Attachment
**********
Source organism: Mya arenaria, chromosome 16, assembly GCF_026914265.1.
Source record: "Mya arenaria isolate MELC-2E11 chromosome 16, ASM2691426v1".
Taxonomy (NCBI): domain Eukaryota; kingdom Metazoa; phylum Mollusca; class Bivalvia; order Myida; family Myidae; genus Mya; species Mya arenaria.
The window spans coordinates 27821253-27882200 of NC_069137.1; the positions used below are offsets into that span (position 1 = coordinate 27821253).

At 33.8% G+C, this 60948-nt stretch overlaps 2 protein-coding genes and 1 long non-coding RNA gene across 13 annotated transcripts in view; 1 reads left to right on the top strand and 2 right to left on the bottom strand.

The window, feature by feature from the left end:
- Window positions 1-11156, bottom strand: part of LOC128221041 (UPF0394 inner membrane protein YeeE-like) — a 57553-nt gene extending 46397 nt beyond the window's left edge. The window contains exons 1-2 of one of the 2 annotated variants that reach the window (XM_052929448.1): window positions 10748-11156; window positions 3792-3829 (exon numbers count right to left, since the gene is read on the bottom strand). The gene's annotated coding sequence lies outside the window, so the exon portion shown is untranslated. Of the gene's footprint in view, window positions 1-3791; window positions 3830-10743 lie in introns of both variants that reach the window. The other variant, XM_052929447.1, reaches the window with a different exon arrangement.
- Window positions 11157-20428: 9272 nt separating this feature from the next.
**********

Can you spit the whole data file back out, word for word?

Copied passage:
Source organism: Mya arenaria, chromosome 16, assembly GCF_026914265.1.
Source record: "Mya arenaria isolate MELC-2E11 chromosome 16, ASM2691426v1".
Taxonomy (NCBI): domain Eukaryota; kingdom Metazoa; phylum Mollusca; class Bivalvia; order Myida; family Myidae; genus Mya; species Mya arenaria.
The window spans coordinates 27821253-27882200 of NC_069137.1; the positions used below are offsets into that span (position 1 = coordinate 27821253).

At 33.8% G+C, this 60948-nt stretch overlaps 2 protein-coding genes and 1 long non-coding RNA gene across 13 annotated transcripts in view; 1 reads left to right on the top strand and 2 right to left on the bottom strand.

The window, feature by feature from the left end:
- Window positions 1-11156, bottom strand: part of LOC128221041 (UPF0394 inner membrane protein YeeE-like) — a 57553-nt gene extending 46397 nt beyond the window's left edge. The window contains exons 1-2 of one of the 2 annotated variants that reach the window (XM_052929448.1): window positions 10748-11156; window positions 3792-3829 (exon numbers count right to left, since the gene is read on the bottom strand). The gene's annotated coding sequence lies outside the window, so the exon portion shown is untranslated. Of the gene's footprint in view, window positions 1-3791; window positions 3830-10743 lie in introns of both variants that reach the window. The other variant, XM_052929447.1, reaches the window with a different exon arrangement.
- Window positions 11157-20428: 9272 nt separating this feature from the next.